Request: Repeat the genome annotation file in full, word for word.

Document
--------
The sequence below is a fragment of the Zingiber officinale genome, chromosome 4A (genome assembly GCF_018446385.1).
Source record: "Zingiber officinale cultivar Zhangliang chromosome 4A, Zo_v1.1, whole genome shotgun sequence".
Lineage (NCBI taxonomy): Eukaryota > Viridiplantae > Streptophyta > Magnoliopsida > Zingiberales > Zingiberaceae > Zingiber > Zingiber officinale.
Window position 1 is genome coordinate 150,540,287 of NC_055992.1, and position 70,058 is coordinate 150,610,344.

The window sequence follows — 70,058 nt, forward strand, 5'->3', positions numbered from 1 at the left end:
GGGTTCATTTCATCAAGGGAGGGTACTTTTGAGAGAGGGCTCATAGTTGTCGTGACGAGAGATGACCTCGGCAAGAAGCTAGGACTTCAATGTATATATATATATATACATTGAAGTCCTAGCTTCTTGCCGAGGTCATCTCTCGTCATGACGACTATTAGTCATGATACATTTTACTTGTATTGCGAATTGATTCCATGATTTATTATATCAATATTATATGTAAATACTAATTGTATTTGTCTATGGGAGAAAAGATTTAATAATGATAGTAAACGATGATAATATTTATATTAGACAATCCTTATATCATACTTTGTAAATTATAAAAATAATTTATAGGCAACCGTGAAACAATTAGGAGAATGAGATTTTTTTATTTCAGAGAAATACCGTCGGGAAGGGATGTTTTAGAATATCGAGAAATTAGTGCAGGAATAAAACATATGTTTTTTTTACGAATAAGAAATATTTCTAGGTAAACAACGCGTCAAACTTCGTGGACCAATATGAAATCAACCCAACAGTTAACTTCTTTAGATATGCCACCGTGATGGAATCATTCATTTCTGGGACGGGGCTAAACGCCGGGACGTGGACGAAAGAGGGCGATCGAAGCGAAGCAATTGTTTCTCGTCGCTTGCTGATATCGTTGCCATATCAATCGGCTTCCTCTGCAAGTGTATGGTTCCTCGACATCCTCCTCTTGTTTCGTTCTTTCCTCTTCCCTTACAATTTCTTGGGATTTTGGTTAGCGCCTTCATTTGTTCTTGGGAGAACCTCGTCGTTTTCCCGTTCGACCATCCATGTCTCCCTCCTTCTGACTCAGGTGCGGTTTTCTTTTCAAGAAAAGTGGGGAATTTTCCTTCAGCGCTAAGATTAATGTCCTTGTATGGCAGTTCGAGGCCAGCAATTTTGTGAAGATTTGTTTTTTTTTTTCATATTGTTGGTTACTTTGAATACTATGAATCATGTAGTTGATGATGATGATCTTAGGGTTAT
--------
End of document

The sequence below is a fragment of the Zingiber officinale genome, chromosome 4A (genome assembly GCF_018446385.1).
Source record: "Zingiber officinale cultivar Zhangliang chromosome 4A, Zo_v1.1, whole genome shotgun sequence".
Lineage (NCBI taxonomy): Eukaryota > Viridiplantae > Streptophyta > Magnoliopsida > Zingiberales > Zingiberaceae > Zingiber > Zingiber officinale.
Window position 1 is genome coordinate 150,540,287 of NC_055992.1, and position 70,058 is coordinate 150,610,344.

The window sequence follows — 70,058 nt, forward strand, 5'->3', positions numbered from 1 at the left end:
GGGTTCATTTCATCAAGGGAGGGTACTTTTGAGAGAGGGCTCATAGTTGTCGTGACGAGAGATGACCTCGGCAAGAAGCTAGGACTTCAATGTATATATATATATATACATTGAAGTCCTAGCTTCTTGCCGAGGTCATCTCTCGTCATGACGACTATTAGTCATGATACATTTTACTTGTATTGCGAATTGATTCCATGATTTATTATATCAATATTATATGTAAATACTAATTGTATTTGTCTATGGGAGAAAAGATTTAATAATGATAGTAAACGATGATAATATTTATATTAGACAATCCTTATATCATACTTTGTAAATTATAAAAATAATTTATAGGCAACCGTGAAACAATTAGGAGAATGAGATTTTTTTATTTCAGAGAAATACCGTCGGGAAGGGATGTTTTAGAATATCGAGAAATTAGTGCAGGAATAAAACATATGTTTTTTTTACGAATAAGAAATATTTCTAGGTAAACAACGCGTCAAACTTCGTGGACCAATATGAAATCAACCCAACAGTTAACTTCTTTAGATATGCCACCGTGATGGAATCATTCATTTCTGGGACGGGGCTAAACGCCGGGACGTGGACGAAAGAGGGCGATCGAAGCGAAGCAATTGTTTCTCGTCGCTTGCTGATATCGTTGCCATATCAATCGGCTTCCTCTGCAAGTGTATGGTTCCTCGACATCCTCCTCTTGTTTCGTTCTTTCCTCTTCCCTTACAATTTCTTGGGATTTTGGTTAGCGCCTTCATTTGTTCTTGGGAGAACCTCGTCGTTTTCCCGTTCGACCATCCATGTCTCCCTCCTTCTGACTCAGGTGCGGTTTTCTTTTCAAGAAAAGTGGGGAATTTTCCTTCAGCGCTAAGATTAATGTCCTTGTATGGCAGTTCGAGGCCAGCAATTTTGTGAAGATTTGTTTTTTTTTTTCATATTGTTGGTTACTTTGAATACTATGAATCATGTAGTTGATGATGATGATCTTAGGGTTAT